Highly conducting PEDOT:PSS plastic electrodes
The development of printed and flexible (opto)electronics requires specific materials for the device's electrodes. They must be electrically conducting, transparent, printable, and flexible. The conducting polymer poly(3,4-ethylenedioxythiophene)- poly(styrenesulfonate) (PEDOT-PSS) is known as a promising candidate. Its conductivity can be increased by 3 orders of magnitude by the secondary dopant diethylene glycol (DEG). This "secondary doping" phenomenon is clarified in a combined photoelectron spectroscopy and scanning probe microscopy investigation. PEDOT-PSS appears to form a three-dimensional conducting network explaining the improvement of its electrical property upon addition of DEG. Polymer light emitting diodes are successfully fabricated using the transparent plastic PEDOT-PSS electrodes instead of the traditionally used indium tin oxide.
The Origin of the High Conductivity of Poly(3,4-ethylenedioxythiophene)-Poly(styrenesulfonate) (PEDOT-PSS) Plastic Electrodes, Chemistry of Materials vol. 18 no. 18, pp. 4354-4360 (2006)
Memory devices based on impedance switching
The addressability of organic impedance switch devices as the memory elements of cross-point matrices is improved by introducing nonlinear behavior in their current-voltage characteristics. This is realized by adding a semiconducting layer of copper (II) phthalocyanine (CuPc) on top of the switch layer of Rose Bengal (RB) sodium salt. Leakage currents from unaddressed cells in a matrix are reduced by a factor of 17; thus improving the signal-to-background ratio, reducing driver currents and limiting the potential drop along the addressing lines. The matrix size of RB switch devices, using organic conductors, is predicted to be increased by 32 times when using the additional CuPc layer.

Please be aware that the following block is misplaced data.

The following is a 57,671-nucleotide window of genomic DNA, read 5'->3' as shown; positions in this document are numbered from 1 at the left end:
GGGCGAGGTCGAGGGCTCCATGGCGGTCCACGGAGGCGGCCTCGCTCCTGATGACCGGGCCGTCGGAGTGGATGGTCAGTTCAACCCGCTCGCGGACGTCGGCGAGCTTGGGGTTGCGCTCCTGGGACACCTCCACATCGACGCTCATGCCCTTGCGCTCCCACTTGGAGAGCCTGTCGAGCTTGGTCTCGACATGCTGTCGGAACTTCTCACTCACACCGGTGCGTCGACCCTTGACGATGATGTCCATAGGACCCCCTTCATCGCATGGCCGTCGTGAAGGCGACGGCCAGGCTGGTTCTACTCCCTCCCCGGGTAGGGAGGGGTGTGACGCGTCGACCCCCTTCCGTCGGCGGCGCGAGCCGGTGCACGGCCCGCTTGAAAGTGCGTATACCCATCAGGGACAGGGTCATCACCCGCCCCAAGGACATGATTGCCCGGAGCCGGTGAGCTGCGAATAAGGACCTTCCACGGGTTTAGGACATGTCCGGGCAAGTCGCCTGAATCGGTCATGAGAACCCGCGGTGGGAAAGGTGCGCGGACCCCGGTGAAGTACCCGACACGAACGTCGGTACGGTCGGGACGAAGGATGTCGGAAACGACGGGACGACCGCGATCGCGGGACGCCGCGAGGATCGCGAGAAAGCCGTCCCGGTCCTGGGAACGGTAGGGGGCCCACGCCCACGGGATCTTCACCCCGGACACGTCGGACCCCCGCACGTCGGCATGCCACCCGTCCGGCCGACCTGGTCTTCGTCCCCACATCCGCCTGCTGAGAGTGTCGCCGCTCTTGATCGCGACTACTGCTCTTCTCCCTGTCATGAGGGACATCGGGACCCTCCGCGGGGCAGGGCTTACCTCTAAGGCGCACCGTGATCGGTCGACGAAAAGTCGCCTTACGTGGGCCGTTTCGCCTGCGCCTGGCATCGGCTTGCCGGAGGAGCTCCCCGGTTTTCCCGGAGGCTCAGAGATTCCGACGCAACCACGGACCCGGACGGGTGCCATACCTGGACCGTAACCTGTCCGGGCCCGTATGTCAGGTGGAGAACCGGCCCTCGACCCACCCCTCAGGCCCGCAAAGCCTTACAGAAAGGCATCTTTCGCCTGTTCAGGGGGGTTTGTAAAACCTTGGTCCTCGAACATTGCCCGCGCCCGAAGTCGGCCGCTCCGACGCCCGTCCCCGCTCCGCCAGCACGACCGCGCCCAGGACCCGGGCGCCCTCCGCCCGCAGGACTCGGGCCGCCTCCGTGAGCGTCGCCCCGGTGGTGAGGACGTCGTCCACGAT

Towards addressable organic impedance switch devices, Applied Physics Letters vol. 87, p. 063503 (2005)
High carrier mobility in low band gap polymer-based field-effect transistors
A conjugated polymer with a low band gap of 1.21 eV, i.e., absorbing infrared light, is demonstrated as active material in field-effect transistors (FETs). The material consists of alternating fluorene units and low band gap segments with electron donor-acceptor-donor units composed of two electron-donating thiophene rings attached on both sides of a thiadiazolo-quinoxaline electron-acceptor group. The polymer is solution-processable and air-stable; the resulting FETs exhibit typical p-channel characteristics and field-effect mobility of 0.03 cm2 V–1 s–1.
High carrier mobility in low band gap polymer-based field-effect transistors, Applied Physics Letters vol. 87, p. 252105 (2005)
Near infrared light-emitting diodes
A LED based on a donor-acceptor-donor conjugated polymer yields photo- and electroluminescence peaking at about 1 micrometer wavelength.
1 micron wavelength photo- and electroluminescence from a conjugated polymer, Applied Physics Letters vol. 84 no. 18, pp. 3570-3572 (2004)
Last updated: 2013-03-27